Fear can be like a prison. It is, however, a self made prison. Many are imprisoned by fear. No one else can liberate them from this prison. Others may inspire them but they must liberate themselves.
If punishment reaches not the mind and makes not the will supple, it hardens the offender.
I asked a man in prison once how he happened to be there and he said he had stolen a pair of shoes. I told him if he had stolen a railroad he would be a United States Senator.
There is no peace because the making of peace is at least as costly as the making of war - at least as exigent, at least as disruptive, at least as liable to bring disgrace and prison and death in its wake.
The torment of human frustration, whatever its immediate cause, is the knowledge that the self is in prison, its vital force and 'mangled mind' leaking away in lonely, wasteful self-conflict.
A country is in a bad state, which is governed only by laws; because a thousand things occur for which laws cannot provide, and where authority ought to interpose.
Prisons don't rehabilitate, they don't punish, they don't protect, so what the hell do they do?
I wrote a million words in the first year, and I could never have done that outside of prison.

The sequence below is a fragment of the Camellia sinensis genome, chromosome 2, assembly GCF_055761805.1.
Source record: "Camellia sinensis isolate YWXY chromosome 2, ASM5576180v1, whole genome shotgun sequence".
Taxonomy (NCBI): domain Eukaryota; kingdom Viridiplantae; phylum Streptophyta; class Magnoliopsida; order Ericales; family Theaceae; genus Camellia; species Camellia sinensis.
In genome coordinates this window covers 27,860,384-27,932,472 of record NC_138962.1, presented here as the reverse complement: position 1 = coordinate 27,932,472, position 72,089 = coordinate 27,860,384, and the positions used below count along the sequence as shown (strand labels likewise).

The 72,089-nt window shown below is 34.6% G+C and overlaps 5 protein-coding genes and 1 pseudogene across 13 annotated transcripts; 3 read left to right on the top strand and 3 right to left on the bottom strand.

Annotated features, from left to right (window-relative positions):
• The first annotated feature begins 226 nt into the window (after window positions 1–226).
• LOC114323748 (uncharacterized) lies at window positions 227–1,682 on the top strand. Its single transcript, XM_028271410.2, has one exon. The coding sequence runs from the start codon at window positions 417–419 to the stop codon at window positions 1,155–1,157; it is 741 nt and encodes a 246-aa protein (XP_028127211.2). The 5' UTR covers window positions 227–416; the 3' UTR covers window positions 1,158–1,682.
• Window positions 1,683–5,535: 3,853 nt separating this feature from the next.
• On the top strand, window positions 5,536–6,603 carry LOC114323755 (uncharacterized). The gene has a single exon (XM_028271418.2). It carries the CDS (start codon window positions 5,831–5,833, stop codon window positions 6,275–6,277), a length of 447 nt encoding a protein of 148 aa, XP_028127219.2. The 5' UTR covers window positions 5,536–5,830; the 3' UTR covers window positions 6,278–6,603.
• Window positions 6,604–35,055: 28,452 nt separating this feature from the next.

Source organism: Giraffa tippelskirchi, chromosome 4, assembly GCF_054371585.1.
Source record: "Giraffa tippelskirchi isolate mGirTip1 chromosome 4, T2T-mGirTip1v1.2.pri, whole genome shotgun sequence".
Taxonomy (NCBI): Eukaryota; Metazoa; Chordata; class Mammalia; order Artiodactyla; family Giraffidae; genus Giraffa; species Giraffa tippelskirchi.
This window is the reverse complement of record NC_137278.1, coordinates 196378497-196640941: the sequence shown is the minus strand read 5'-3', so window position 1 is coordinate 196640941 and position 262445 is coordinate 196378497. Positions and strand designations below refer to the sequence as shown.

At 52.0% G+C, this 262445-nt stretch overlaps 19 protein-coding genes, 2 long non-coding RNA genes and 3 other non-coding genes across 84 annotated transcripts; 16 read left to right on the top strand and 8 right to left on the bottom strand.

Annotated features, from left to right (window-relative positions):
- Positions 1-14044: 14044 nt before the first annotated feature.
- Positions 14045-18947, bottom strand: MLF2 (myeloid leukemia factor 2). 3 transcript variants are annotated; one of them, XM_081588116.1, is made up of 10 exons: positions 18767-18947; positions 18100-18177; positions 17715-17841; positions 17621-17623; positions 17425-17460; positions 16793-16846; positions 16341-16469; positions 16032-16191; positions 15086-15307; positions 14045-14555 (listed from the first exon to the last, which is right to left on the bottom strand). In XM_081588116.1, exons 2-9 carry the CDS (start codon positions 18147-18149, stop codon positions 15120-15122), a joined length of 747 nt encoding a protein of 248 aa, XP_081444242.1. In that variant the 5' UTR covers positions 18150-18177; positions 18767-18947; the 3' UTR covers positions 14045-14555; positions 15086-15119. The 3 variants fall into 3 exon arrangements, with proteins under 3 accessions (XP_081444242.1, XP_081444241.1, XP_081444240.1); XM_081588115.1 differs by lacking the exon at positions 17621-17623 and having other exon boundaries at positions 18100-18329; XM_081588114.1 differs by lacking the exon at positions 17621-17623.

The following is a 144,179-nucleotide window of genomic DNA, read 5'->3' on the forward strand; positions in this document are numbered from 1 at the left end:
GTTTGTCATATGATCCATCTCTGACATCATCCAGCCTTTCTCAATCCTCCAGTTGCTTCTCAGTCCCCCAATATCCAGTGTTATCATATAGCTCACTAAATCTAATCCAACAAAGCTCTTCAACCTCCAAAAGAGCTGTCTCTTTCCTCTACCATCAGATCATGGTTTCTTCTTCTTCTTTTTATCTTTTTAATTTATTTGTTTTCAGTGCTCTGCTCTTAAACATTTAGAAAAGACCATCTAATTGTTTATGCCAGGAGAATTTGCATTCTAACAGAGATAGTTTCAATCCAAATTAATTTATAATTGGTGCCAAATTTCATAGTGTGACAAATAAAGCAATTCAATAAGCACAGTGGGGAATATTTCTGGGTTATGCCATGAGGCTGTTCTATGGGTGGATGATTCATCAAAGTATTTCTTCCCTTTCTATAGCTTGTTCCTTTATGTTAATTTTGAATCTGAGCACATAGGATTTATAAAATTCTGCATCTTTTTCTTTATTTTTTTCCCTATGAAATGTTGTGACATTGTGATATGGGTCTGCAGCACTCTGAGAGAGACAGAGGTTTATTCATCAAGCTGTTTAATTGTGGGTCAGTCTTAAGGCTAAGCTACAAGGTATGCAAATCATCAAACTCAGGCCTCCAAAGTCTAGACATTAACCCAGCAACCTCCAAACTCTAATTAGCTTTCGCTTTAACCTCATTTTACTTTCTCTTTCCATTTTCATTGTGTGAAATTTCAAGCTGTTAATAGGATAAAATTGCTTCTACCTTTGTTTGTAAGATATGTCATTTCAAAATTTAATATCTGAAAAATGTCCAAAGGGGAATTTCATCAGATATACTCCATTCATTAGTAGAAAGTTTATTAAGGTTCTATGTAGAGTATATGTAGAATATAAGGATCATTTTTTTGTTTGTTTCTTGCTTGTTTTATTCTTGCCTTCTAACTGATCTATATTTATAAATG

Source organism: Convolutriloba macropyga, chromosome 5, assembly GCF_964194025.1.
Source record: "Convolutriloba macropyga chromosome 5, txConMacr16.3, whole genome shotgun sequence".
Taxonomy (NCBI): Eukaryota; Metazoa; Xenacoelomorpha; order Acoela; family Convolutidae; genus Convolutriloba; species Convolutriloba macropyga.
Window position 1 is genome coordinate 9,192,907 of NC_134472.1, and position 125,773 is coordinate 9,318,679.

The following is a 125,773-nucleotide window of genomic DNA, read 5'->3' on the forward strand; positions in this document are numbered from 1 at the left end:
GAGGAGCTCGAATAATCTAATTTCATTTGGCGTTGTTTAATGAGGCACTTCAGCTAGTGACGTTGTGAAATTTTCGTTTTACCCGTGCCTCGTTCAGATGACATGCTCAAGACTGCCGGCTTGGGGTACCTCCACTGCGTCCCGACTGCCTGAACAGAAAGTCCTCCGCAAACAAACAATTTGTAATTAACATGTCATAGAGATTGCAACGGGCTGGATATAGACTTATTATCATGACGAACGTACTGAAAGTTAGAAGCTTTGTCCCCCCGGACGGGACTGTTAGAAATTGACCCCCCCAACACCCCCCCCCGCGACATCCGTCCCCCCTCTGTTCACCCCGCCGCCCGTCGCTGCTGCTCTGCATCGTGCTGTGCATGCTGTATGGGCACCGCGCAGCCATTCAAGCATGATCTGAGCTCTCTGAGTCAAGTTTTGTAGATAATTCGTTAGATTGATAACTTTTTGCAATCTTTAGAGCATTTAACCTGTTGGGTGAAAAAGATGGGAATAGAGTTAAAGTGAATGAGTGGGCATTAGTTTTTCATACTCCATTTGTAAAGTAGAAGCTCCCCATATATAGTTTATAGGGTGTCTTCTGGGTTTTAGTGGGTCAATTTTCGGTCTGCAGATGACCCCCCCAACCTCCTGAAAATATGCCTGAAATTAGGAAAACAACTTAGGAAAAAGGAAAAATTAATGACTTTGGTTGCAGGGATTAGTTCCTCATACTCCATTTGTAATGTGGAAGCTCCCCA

The worst of prison life, he thought, was not being able to close his door.
Crimes lead one into another; they who are capable of being forgers are capable of being incendiaries.
History is full of people who went to prison or were burned at the stake for proclaiming their ideas. Society has always defended itself.
If we look at Houston, which is a very environmentally toxic place, we find that it has one of the highest levels of young men going to prison and also among the highest levels of illiteracy in the country.
I submit that an individual who breaks a law that conscience tells him is unjust, and who willingly accepts the penalty of imprisonment in order to arouse the conscience of the community over its injustice, is in reality expressing the highest respect for the law.